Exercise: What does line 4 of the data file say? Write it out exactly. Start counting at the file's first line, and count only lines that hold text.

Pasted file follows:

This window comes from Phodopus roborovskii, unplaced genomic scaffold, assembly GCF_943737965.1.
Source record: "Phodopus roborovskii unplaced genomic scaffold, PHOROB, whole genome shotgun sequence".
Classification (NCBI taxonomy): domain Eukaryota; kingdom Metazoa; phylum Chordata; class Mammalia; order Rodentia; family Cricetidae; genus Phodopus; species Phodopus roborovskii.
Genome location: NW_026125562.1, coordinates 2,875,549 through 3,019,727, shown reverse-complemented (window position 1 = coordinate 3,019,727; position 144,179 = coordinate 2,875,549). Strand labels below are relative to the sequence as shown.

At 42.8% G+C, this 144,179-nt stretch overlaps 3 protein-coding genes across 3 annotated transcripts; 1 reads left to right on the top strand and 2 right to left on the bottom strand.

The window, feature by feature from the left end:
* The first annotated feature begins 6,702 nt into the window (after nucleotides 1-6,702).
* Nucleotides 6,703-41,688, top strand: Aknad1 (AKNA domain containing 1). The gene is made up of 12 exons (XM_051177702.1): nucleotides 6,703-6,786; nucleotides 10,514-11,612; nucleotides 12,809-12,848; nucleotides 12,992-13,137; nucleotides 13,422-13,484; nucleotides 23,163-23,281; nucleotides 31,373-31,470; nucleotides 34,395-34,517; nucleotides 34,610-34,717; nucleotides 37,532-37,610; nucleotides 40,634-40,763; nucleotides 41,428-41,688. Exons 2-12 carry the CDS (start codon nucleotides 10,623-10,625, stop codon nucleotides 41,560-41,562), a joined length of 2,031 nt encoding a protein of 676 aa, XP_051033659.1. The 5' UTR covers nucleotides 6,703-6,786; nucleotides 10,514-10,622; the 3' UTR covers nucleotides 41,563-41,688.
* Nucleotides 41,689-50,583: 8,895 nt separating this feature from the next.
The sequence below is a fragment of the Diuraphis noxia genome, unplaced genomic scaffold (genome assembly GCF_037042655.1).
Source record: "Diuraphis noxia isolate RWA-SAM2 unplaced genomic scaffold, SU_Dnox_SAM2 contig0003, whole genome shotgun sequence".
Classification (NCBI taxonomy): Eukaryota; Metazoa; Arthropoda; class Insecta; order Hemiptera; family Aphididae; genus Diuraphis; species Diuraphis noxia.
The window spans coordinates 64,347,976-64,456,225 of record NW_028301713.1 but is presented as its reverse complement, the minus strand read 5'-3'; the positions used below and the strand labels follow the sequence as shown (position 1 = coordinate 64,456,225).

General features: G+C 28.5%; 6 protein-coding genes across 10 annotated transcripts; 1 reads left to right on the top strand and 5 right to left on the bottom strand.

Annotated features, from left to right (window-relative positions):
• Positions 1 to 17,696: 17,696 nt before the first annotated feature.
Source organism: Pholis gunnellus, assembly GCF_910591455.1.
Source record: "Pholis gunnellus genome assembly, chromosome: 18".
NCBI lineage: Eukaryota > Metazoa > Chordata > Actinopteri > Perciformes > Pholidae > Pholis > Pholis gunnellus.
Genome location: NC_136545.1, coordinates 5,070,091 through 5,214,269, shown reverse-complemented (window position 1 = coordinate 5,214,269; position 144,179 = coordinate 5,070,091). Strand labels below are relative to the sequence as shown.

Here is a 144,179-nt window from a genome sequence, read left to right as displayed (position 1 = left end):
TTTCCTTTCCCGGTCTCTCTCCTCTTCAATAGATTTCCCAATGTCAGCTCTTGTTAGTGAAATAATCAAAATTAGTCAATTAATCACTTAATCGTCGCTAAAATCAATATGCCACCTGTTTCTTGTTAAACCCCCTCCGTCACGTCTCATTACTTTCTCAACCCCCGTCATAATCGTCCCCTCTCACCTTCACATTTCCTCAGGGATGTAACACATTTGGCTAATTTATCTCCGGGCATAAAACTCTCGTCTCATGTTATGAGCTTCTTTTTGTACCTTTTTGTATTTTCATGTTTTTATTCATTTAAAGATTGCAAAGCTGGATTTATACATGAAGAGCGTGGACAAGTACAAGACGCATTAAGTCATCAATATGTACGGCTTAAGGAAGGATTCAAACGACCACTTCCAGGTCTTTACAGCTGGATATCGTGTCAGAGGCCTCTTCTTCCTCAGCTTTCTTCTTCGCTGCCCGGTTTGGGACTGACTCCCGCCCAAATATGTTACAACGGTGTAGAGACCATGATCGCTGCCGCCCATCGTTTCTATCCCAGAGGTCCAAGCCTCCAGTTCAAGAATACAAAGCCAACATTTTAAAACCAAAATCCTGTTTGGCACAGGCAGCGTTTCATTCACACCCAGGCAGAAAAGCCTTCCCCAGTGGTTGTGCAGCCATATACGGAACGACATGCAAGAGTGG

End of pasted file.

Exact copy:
Genome location: NW_026125562.1, coordinates 2,875,549 through 3,019,727, shown reverse-complemented (window position 1 = coordinate 3,019,727; position 144,179 = coordinate 2,875,549). Strand labels below are relative to the sequence as shown.